Infectious diseases remains the leading cause of death worldwide, and the necessity to markedly increase training in infectious diseases has been highlighted by the emergence of new pathogens and the threat of bioterrorism. The complexity and diversity of persistence and pathogenesis mechanisms utilized by microorganisms pose major challenges to the development of effective vaccines to prevent infection and chemical or immune-based treatments of infectious diseases. Research into microbial persistence and pathogenesis requires, in addition to broad training in microbiology, expertise in molecular genetics, biochemistry, immunology, and cell and molecular biology. Thus, there continues to be an urgent need to train a new generation of independent investigators with the interdisciplinary experience and expertise to address these complex issues of persistence and pathogenesis. A goal of the training program has been, and will continue to be, the recruitment of undergraduates and recent Ph.D. graduates in related disciplines (biochemistry, biological sciences, cellular and molecular biology, etc) into advanced studies in mechanisms of microbial persistence and pathogenesis. The training program brings together faculty throughout the University of Pittsburgh, including the School of Medicine, Graduate School of Public Health, and the Faculty of Arts and Sciences. The Molecular Microbial Persistence and Pathogenesis (MMPP) training program offers a unique opportunity for the coordinated interdisciplinary research training of predoctoral trainees within the structur of the Molecular Virology and Microbiology (MVM) Graduate Program and postdoctoral trainees within the laboratories of MMPP faculty, with additional training via specialized course offerings, dedicated research seminars, retreats, and participation in national scientific meetings. Importantly, the MMPP program is unique in that it leverages concepts in persistence and pathogenesis from diverse viral and bacterial systems with the goal of educating trainees of the diversity of microbial mechanisms, but also enabling the utilization of common themes for their research. Support for 4 predoctoral and 2 postdoctoral trainees per year is requested. Predoctoral trainees can be appointed for up to two years. Postdoctoral trainees are appointed for 1 year with the opportunity to competitively renew their appointments for an additional year. The MMPP program remains committed to the need to increase diversity in trainees, to provide training in the responsible conduct of research, and to provide career guidance for trainees.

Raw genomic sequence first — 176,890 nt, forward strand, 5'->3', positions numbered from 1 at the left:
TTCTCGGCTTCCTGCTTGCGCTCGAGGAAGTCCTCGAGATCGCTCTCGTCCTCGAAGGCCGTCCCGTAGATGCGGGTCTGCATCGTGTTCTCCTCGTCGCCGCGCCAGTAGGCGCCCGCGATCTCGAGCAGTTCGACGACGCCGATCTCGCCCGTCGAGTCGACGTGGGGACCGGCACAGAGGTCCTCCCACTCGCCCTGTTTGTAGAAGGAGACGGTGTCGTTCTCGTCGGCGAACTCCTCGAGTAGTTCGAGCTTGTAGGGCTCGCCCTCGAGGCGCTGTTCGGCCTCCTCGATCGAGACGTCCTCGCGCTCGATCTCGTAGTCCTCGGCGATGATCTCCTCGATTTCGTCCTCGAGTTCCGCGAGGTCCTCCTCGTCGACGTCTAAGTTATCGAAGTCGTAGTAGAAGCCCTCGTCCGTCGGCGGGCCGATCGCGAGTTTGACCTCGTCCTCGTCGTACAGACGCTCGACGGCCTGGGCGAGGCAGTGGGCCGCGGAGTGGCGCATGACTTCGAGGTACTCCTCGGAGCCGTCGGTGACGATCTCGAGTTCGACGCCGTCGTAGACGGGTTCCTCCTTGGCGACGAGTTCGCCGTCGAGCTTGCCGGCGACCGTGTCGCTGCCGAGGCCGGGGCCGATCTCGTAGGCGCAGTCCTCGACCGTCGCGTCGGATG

Public Health Relevance

Infectious diseases remains the leading cause of death worldwide, and the necessity to markedly increase training in infectious diseases has been highlighted by the emergence of new pathogens and the threat of bioterrorism. The complexity and diversity of persistence and pathogenesis mechanisms utilized by microorganisms pose major challenges to the development of effective vaccines to prevent infection and chemical or immune-based treatments of infectious diseases. A goal of the training program is the recruitment of undergraduates and recent Ph.D. graduates in related disciplines (biochemistry, biological sciences, cellular and molecular biology, etc) into advanced studies in mechanisms of microbial persistence and pathogenesis.

Agency
National Institute of Health (NIH)
Type
Institutional National Research Service Award (T32)
Project #
2T32AI049820-11A1
Application #
8744390
Study Section
Microbiology and Infectious Diseases Research Committee (MID)
Program Officer
Robbins, Christiane M
Project Start
Project End
Budget Start
Budget End
Support Year
11
Fiscal Year
2014
Total Cost
Indirect Cost
Name
University of Pittsburgh
Department
Internal Medicine/Medicine
Type
Schools of Medicine
DUNS #
City
Pittsburgh
State
PA
Country
United States
Zip Code
15213
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